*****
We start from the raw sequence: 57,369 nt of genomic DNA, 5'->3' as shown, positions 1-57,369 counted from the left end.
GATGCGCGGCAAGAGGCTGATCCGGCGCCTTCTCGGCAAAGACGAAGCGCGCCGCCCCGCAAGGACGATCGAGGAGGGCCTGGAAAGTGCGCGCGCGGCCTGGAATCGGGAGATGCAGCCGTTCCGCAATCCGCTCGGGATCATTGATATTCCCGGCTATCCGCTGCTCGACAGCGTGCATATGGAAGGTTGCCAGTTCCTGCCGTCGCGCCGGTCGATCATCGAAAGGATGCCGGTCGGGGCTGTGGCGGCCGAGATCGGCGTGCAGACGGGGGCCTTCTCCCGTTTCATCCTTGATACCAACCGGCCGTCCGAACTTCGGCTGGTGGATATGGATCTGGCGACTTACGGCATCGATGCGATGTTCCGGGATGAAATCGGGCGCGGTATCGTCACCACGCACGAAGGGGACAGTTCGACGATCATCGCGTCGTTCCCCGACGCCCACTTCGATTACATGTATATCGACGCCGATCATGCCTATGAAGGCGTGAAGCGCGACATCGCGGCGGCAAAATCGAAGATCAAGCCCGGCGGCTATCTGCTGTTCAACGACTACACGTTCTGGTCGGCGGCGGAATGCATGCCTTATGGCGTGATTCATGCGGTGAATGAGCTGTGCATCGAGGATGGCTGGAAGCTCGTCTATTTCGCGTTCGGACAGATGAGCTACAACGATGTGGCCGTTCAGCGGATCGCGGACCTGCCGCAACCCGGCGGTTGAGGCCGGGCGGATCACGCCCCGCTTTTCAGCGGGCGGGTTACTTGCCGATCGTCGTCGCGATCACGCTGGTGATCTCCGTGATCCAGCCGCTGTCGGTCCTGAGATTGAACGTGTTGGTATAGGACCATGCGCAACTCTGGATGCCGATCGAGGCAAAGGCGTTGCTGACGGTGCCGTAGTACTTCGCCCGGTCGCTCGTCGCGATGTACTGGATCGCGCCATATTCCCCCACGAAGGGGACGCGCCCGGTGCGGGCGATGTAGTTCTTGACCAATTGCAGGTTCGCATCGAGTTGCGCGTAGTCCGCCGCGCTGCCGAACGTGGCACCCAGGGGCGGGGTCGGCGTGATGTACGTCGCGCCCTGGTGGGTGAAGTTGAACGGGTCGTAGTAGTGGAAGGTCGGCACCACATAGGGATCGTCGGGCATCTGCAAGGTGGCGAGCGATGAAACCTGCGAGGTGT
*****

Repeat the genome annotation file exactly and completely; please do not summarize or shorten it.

We start from the raw sequence: 57,369 nt of genomic DNA, 5'->3' as shown, positions 1-57,369 counted from the left end.
GATGCGCGGCAAGAGGCTGATCCGGCGCCTTCTCGGCAAAGACGAAGCGCGCCGCCCCGCAAGGACGATCGAGGAGGGCCTGGAAAGTGCGCGCGCGGCCTGGAATCGGGAGATGCAGCCGTTCCGCAATCCGCTCGGGATCATTGATATTCCCGGCTATCCGCTGCTCGACAGCGTGCATATGGAAGGTTGCCAGTTCCTGCCGTCGCGCCGGTCGATCATCGAAAGGATGCCGGTCGGGGCTGTGGCGGCCGAGATCGGCGTGCAGACGGGGGCCTTCTCCCGTTTCATCCTTGATACCAACCGGCCGTCCGAACTTCGGCTGGTGGATATGGATCTGGCGACTTACGGCATCGATGCGATGTTCCGGGATGAAATCGGGCGCGGTATCGTCACCACGCACGAAGGGGACAGTTCGACGATCATCGCGTCGTTCCCCGACGCCCACTTCGATTACATGTATATCGACGCCGATCATGCCTATGAAGGCGTGAAGCGCGACATCGCGGCGGCAAAATCGAAGATCAAGCCCGGCGGCTATCTGCTGTTCAACGACTACACGTTCTGGTCGGCGGCGGAATGCATGCCTTATGGCGTGATTCATGCGGTGAATGAGCTGTGCATCGAGGATGGCTGGAAGCTCGTCTATTTCGCGTTCGGACAGATGAGCTACAACGATGTGGCCGTTCAGCGGATCGCGGACCTGCCGCAACCCGGCGGTTGAGGCCGGGCGGATCACGCCCCGCTTTTCAGCGGGCGGGTTACTTGCCGATCGTCGTCGCGATCACGCTGGTGATCTCCGTGATCCAGCCGCTGTCGGTCCTGAGATTGAACGTGTTGGTATAGGACCATGCGCAACTCTGGATGCCGATCGAGGCAAAGGCGTTGCTGACGGTGCCGTAGTACTTCGCCCGGTCGCTCGTCGCGATGTACTGGATCGCGCCATATTCCCCCACGAAGGGGACGCGCCCGGTGCGGGCGATGTAGTTCTTGACCAATTGCAGGTTCGCATCGAGTTGCGCGTAGTCCGCCGCGCTGCCGAACGTGGCACCCAGGGGCGGGGTCGGCGTGATGTACGTCGCGCCCTGGTGGGTGAAGTTGAACGGGTCGTAGTAGTGGAAGGTCGGCACCACATAGGGATCGTCGGGCATCTGCAAGGTGGCGAGCGATGAAACCTGCGAGGTGT